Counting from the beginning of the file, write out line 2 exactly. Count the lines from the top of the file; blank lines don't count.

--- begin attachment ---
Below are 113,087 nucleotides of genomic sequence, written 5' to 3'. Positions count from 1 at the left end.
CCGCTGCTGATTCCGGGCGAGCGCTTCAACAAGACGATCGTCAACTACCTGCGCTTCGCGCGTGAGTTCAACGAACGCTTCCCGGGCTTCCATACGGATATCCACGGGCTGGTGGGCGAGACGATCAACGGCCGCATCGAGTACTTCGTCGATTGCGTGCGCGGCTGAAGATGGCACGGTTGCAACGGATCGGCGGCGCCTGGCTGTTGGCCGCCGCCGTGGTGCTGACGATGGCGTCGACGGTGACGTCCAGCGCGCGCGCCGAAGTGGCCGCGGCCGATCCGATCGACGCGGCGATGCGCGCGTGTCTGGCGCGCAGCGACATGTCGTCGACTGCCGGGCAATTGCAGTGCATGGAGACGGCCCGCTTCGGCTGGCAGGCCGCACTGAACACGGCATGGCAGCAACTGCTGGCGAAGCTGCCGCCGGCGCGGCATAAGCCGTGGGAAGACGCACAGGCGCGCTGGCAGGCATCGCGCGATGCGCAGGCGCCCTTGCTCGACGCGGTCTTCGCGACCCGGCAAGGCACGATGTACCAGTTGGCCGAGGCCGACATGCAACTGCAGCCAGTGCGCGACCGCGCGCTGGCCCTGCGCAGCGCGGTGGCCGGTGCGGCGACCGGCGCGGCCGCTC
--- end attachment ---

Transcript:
CCGCTGCTGATTCCGGGCGAGCGCTTCAACAAGACGATCGTCAACTACCTGCGCTTCGCGCGTGAGTTCAACGAACGCTTCCCGGGCTTCCATACGGATATCCACGGGCTGGTGGGCGAGACGATCAACGGCCGCATCGAGTACTTCGTCGATTGCGTGCGCGGCTGAAGATGGCACGGTTGCAACGGATCGGCGGCGCCTGGCTGTTGGCCGCCGCCGTGGTGCTGACGATGGCGTCGACGGTGACGTCCAGCGCGCGCGCCGAAGTGGCCGCGGCCGATCCGATCGACGCGGCGATGCGCGCGTGTCTGGCGCGCAGCGACATGTCGTCGACTGCCGGGCAATTGCAGTGCATGGAGACGGCCCGCTTCGGCTGGCAGGCCGCACTGAACACGGCATGGCAGCAACTGCTGGCGAAGCTGCCGCCGGCGCGGCATAAGCCGTGGGAAGACGCACAGGCGCGCTGGCAGGCATCGCGCGATGCGCAGGCGCCCTTGCTCGACGCGGTCTTCGCGACCCGGCAAGGCACGATGTACCAGTTGGCCGAGGCCGACATGCAACTGCAGCCAGTGCGCGACCGCGCGCTGGCCCTGCGCAGCGCGGTGGCCGGTGCGGCGACCGGCGCGGCCGCTC